Context Complications of atherosclerosis are the leading cause of morbidity
and mortality in industrialized societies. Obesity has emerged as an independent
risk factor for complications of atherosclerotic vascular disease. Leptin,
a hormone produced by the adipocyte, increases with obesity and appears to
modulate energy balance and food intake. In addition, other actions of leptin
have been proposed, including an in vitro effect on platelet aggregation.
Thus, the elevated plasma leptin levels in obese individuals may promote vascular
Objective To test the hypothesis that leptin contributes to in vivo thrombosis
via the leptin receptor.
Design and Materials Between September 2000 and September 2001, a vascular thrombosis model
was used to test male 10- to 12-week-old mice completely deficient in leptin
or the leptin receptor and mice with platelet leptin-receptor deficiency.
Main Outcome Measure Time to formation of an occlusive thrombus in the common carotid artery
following experimentally induced endothelial injury.
Results Following onset of vascular injury, wild-type mice (n = 8) formed occlusive
thrombosis in a mean (SD) of 42.2 (4.6) minutes, whereas leptin-deficient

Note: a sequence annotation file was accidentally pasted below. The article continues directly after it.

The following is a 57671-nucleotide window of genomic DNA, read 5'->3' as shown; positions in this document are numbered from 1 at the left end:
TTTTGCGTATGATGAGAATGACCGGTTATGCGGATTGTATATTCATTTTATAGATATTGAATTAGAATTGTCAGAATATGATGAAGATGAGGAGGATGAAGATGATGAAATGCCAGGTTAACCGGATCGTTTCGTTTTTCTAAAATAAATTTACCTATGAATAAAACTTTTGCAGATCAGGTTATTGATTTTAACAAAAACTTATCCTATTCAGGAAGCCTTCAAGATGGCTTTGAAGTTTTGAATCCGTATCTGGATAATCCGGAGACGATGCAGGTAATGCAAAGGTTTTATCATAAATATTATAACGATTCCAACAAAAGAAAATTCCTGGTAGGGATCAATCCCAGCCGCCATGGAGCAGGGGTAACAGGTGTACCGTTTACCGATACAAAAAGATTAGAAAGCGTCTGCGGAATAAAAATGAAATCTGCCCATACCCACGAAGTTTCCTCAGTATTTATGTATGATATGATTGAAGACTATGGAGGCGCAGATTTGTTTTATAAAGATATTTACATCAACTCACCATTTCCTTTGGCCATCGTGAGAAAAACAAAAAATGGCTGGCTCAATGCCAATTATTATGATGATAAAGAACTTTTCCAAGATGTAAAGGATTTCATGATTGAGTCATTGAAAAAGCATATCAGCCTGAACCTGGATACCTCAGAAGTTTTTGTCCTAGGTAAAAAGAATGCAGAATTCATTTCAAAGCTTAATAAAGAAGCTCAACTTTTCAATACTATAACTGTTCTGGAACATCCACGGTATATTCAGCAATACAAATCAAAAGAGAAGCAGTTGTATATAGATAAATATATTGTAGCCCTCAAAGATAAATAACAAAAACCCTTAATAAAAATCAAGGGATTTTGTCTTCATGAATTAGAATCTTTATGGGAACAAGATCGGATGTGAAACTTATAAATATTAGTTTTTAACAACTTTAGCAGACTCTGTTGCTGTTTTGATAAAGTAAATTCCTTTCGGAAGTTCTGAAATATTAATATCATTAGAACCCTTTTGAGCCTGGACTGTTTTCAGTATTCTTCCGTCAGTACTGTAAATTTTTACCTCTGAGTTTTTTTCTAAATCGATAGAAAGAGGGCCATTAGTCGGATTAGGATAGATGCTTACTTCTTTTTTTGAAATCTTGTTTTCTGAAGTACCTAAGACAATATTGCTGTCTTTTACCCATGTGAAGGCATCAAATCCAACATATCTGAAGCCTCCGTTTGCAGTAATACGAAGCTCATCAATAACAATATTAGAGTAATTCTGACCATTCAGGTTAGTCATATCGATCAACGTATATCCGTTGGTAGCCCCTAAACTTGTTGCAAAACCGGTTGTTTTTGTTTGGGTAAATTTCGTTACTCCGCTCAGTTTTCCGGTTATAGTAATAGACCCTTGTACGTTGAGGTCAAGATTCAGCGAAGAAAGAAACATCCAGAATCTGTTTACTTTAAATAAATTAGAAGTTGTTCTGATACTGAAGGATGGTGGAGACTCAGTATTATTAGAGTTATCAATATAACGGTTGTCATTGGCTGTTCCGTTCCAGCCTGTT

(n = 5) and leptin receptor–deficient mice (n = 7) formed occlusive
thrombosis in 75.2 (10.1) and 68.6 (10.3) minutes, respectively (leptin deficient
vs wild-type mice, P = .008; leptin-receptor–deficient
vs wild-type, P = .03). When recombinant murine leptin
was administered to leptin-deficient mice (n = 4), the time to occlusion was
reduced to 41.8 (6.6) minutes (P = .035 vs vehicle
control). Following bone marrow transplantation from leptin receptor–deficient
(donor) mice to wild-type (recipient) mice, the time to occlusion was prolonged
from 22.3 (2.8) minutes in wild-type mice receiving wild-type marrow (n =
3) to 56.8 (5.0) minutes in wild-type mice receiving leptin receptor–deficient
bone marrow (n = 5) (P = .003).
Conclusions Leptin contributes to arterial thrombosis following vascular injury
in vivo and these prothrombotic effects appear to be mediated through the
platelet leptin receptor.